HIV and AIDS – what is the difference?
Difference between HIV and AIDS is fundamental. HIV stands for human immunodeficiency virus, a virus which causes the acquired immune deficiency syndrome or AIDS. This virus causes weakening of the body’s immunity (immune deficiency) by destruction of specific white blood cells called CD4+ T cells which have a protective role. After infection with this virus, it takes some time to develop AIDS. It means that all cases of HIV infection do not have AIDS but all cases of AIDS have HIV infection. So we need to understand two things in relation to this disease. One is HIV infection and the other is AIDS.
Mode of transmission of the HIV
The virus spreads primarily by the following routes:
- Sexual transmission – having unprotected sex (not using a condom) with a person who is HIV positive. It may be vaginal, anal or oral sex between a male and a female or between two males. Having multiple sexual partners or the presence of other sexually transmitted diseases also increases the risk.
- Sharing of needles or syringes by the drug addicts.
- Blood borne – infected mother can transmit this infection to baby during pregnancy, childbirth or breastfeeding.
- Contaminated blood transfusion.
The initial infection with HIV or the primary infection may be asymptomatic or it may present with features like fever, enlargement of lymph nodes (in the axilla, neck and groin), sore throat and rash. Some may develop nausea, vomiting and diarrhoea. These symptoms last for 2-4 weeks.
The syndrome or AIDS which may take many years to appear after HIV infection is diagnosed in a patient with HIV infection when certain specific diseases occur or the CD4+ T cell count falls below 200/mm3 or CD4+ T-cell percentage of total lymphocytes of less than 15%. The pathogenesis of HIV infection involves a reduction in the number of CD4+ T cells. The immune status of a person with HIV is assessed by measuring the number of CD4+ T cells, and this is regarded as the standard method to assess the severity of HIV-related weakened immunity. Progressive reduction of CD4+ T cells over time is associated with progression of HIV disease and an increased likelihood of opportunistic infections and other clinical events associated with HIV, including wasting and death. In the absence of treatment, about half of the patients with HIV infection develop AIDS. The aim of treatment is to reduce the viral load in the blood by giving anti-viral drugs. This keeps the CD4+ T cell count to safe levels.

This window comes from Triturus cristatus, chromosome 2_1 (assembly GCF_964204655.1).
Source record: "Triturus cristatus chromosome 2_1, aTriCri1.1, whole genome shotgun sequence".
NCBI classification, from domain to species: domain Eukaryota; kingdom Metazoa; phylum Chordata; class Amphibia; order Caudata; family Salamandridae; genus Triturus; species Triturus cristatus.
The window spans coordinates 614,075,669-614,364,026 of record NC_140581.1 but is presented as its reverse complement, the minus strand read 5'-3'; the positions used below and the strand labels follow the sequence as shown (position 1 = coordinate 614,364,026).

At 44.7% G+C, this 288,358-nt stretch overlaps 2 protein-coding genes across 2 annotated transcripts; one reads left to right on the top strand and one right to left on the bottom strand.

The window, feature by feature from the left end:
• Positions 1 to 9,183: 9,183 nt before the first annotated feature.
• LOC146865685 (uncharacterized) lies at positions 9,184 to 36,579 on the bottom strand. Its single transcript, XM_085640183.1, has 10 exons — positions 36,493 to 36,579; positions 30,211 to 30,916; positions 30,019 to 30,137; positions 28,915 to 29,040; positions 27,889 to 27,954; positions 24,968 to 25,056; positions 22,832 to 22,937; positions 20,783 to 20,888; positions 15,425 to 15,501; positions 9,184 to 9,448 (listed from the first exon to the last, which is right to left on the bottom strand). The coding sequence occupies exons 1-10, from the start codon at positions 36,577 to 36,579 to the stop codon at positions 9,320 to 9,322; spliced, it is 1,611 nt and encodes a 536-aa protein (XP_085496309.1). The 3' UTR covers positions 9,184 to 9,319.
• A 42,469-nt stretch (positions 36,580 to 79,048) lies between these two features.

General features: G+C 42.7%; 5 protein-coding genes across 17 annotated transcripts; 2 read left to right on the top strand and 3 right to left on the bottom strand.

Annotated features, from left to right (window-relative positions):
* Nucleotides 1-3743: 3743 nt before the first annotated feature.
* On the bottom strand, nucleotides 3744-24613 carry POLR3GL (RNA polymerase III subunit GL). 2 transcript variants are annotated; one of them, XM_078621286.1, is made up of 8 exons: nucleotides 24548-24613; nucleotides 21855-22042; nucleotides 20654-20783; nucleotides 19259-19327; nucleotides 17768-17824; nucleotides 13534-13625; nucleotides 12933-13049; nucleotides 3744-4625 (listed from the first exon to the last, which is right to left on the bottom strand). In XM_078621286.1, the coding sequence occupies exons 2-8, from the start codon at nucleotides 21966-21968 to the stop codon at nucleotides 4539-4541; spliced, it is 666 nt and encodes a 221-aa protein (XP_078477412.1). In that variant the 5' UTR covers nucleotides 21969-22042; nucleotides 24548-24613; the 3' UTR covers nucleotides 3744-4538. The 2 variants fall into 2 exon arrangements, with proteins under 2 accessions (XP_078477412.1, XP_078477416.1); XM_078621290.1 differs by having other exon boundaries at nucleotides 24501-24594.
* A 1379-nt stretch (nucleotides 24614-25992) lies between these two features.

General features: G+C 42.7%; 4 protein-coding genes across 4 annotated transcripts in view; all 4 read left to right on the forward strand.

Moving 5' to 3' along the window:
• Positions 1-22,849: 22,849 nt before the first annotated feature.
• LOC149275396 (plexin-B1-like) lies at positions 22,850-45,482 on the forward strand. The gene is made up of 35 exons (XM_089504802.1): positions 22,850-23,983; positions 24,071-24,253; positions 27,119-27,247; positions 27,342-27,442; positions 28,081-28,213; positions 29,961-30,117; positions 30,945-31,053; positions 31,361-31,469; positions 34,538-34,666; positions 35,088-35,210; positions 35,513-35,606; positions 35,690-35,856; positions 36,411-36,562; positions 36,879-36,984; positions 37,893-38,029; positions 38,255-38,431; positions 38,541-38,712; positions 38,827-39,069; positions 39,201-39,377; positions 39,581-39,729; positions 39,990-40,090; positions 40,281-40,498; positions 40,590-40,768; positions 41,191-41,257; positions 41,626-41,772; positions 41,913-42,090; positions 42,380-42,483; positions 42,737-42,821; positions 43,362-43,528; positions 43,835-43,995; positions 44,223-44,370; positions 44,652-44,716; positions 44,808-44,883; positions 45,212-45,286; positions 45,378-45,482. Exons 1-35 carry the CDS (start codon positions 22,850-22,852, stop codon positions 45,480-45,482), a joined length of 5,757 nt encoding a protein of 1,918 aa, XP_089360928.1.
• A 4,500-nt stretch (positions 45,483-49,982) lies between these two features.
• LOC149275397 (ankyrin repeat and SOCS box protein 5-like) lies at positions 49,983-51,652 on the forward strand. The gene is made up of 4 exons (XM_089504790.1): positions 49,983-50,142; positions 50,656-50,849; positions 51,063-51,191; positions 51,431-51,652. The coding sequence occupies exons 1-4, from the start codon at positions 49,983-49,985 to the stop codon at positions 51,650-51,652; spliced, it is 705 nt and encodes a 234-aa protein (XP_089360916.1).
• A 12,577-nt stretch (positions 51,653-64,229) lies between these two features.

Diseases associated with AIDS
People with AIDS have increased risk of infections and cancer. The infections can be bacterial, viral or fungal. There is also an increased risk of parasitic infestations. Some of the infections are Pneumocystis pneumonia (lung infection), oesophageal candidiasis (fungal infection of the food pipe), herpes zoster, pulmonary tuberculosis, meningitis, bone or joint infection. Cytomegalovirus infection of retina (eye) and toxoplasmosis of the brain occurs in late stage of the disease. Almost any organ in the body is involved.
The most common cancer occurring in these patients is caked Kaposi’s sarcoma. It appears as reddish-purple nodules over the skin. It often occurs in the sun exposed areas or other areas with increased susceptibility to injuries.
The second most common is lymphoma. There is a 120 times increased incidence in comparison to the general population. It appears as enlargement of lymph nodes in the body, brain, and lining of the lungs, heart and abdomen. About 80% of the patients present with extra-nodal (not involving the lymph nodes) disease. It presents with fits, fever, weight loss, night sweats, headache and paralysis.
Another cancer associated with AIDS is invasive cervical cancer (involving uterus and spreading deeper). It is preventable by the proper recognition and treatment of cervical dysplasia which is the early and curable stage of this disease.